YouTube: https://youtube.com/watch?v=4ld4SNKHT5A
Previous: A Tool with No Blood on It
Next: The Weirdest Way The Earth Can Kill You

Categories

Statistics

View count:7,434
Likes:1,092
Dislikes:3
Comments:163
Duration:03:31
Uploaded:2021-10-26
Last sync:2021-10-26 15:45
In which John discusses the strangely hopeful history (and future?) of avocado trees and their extraordinary fruit. It's a tale of coevolving with mammals that no longer exist, and yet finding a way to go on.

----
Subscribe to our newsletter! https://nerdfighteria.com/nerdfighteria-newsletter
And join the community at http://nerdfighteria.com
Help transcribe videos - http://nerdfighteria.info
Learn more about our project to help Partners in Health radically reduce maternal mortality in Sierra Leone: https://www.pih.org/hankandjohn
If you're able to donate $2,000 or more to this effort, please join our matching fund: https://pih.org/hankandjohnmatch
John's twitter - http://twitter.com/johngreen
Hank's twitter - http://twitter.com/hankgreen
Hank's tumblr - http://edwardspoonhands.tumblr.com
Book club: http://www.lifeslibrarybookclub.com/
Good morning, Hank, it's Tuesday.
You want to know something wild about avocados? You know how, when you open up and avocado, there's a toy inside, just like a Kinder Egg except it's always the same toy; it's a wooden ball? Well that turns out to be a seed.

Now you'll note that the avocado seed is much, much larger than, say, and apple seed or a carrot seed or an acorn, which turns out to be because the avocado tree co-evolved with all this American mega-fauna, which by the way is a good name for a band.

Here we need a brief side note on the history of mammals in the Americas. So, until about about 12,000 years ago, there were all of these huge animals in the Americas. Like there was a beaver that weighed almost 300 pounds, there was the mastodon, the American lion, the dire wolf turns out not to have just been a thing from "Game of Thrones". There were also these giant armadillo-looking things called glyptotherium, that weighed up to 2000 pounds, and giant sloths that were 15 feet tall, and massive bears that may have had to eat, like, 35 pounds of meat per day to survive. And all of these animals, and many more, lived in the Americas for over a million years before they all went extinct, along with many other large mammal species about 12,000 years ago, at the end of the Pleistocene Epoch. Why did they go extinct? That is a much debated question and I am not looking to get into any fights with Paleobiologists.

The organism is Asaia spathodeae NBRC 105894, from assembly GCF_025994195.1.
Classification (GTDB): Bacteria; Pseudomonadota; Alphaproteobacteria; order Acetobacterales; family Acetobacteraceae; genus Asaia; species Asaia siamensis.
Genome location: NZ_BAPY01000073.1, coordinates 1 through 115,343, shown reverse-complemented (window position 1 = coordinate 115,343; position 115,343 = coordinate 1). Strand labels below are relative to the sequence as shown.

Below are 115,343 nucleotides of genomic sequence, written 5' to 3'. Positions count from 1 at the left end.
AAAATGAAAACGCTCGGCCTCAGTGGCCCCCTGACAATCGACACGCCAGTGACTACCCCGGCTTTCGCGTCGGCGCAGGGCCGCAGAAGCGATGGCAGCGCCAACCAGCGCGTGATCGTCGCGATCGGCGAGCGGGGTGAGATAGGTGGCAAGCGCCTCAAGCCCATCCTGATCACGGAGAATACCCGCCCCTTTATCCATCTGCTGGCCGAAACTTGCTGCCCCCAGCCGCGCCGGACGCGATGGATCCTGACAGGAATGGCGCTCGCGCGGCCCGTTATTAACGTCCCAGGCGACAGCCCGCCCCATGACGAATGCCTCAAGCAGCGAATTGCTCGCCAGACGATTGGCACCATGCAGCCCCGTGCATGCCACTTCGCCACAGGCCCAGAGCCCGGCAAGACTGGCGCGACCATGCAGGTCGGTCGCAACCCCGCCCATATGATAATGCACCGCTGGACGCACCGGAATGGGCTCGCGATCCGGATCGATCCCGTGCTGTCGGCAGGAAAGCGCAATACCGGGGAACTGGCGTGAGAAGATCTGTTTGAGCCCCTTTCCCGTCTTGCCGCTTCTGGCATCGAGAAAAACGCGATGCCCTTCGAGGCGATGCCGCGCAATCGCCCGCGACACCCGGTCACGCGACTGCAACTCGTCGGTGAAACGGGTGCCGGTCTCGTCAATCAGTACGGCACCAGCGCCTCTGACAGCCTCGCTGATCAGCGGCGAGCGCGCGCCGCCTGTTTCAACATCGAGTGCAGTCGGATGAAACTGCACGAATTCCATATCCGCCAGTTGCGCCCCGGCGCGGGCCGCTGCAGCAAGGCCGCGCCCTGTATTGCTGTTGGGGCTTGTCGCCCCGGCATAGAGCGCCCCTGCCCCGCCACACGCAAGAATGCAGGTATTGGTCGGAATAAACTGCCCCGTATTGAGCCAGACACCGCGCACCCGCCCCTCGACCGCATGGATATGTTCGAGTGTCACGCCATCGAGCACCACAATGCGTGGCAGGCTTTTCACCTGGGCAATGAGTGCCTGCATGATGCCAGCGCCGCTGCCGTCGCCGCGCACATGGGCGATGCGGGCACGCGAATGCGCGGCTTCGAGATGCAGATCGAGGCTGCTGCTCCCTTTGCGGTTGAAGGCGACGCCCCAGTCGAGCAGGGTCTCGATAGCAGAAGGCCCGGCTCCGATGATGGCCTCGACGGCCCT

Some argue that Climate Change was the primary factor, some argue that human behavior, including over-hunting may have contributed to the extinctions, but at any rate, back in those days, you saw a lot more seeds the size of avocado seeds. 

And this makes sense, right? Because it was not a big deal for a glyptotherium or a giant sloth to eat an avocado and poop out the seed because they were huge animals with correspondingly huge poop holes. This was great for everyone involved, because the animal would get some fats and vitamins from the avocado and then walk for a while before pooping, which would allow the avocado to spread, and give it a bit of fertilizer to start its life with.

But then like 12,000 years ago, this seed dispersal strategy went away with the extinction of all of these large animals and suddenly all the squirrels were like, "I mean, I'm not going to poop out that avocado."

So, many of these large-seeded trees declined or went extinct, with the major exception of the avocado. Why? Two reasons.

First, avocado trees live for a really long time; like, they can live for over 400 years, so they had a long runway to try to figure out how to live without giant mammals. But probably the biggest factor was humans. There's evidence that humans were consuming avocados 9 or 10 thousand years ago, but we may have been trading and cultivating them even before that. And so via humans, the avocado spread from its home in what is now Central Mexico to South America, and the Caribbean, and, eventually, the world.

I find it quite encouraging to consider that humans living all that time ago did us this huge, huge favor by preserving the avocado. But it's also a reminder that the choices we make as humans can reverberate thought history, not just for, like, dozens of years, but for tens of thousands. Because, like, strangest of all, contemporary humans have begun to try to make avocado pits smaller, so that we can have more avocado in our avocados. And if they succeed, it's possible that we could arrive at a time when avocado seeds are small enough that they could be pooped out by, say, a raccoon, meaning that, potentially, the avocado tree could survive the age of humans, just as it survived the Pleistocene. Not in spite of humans, but because of us.

We are not merely a force of destruction in this world, and we certainly don't have to be merely a force of destruction. And the avocado is a reminder or that.

Hank, I'll see you on Friday.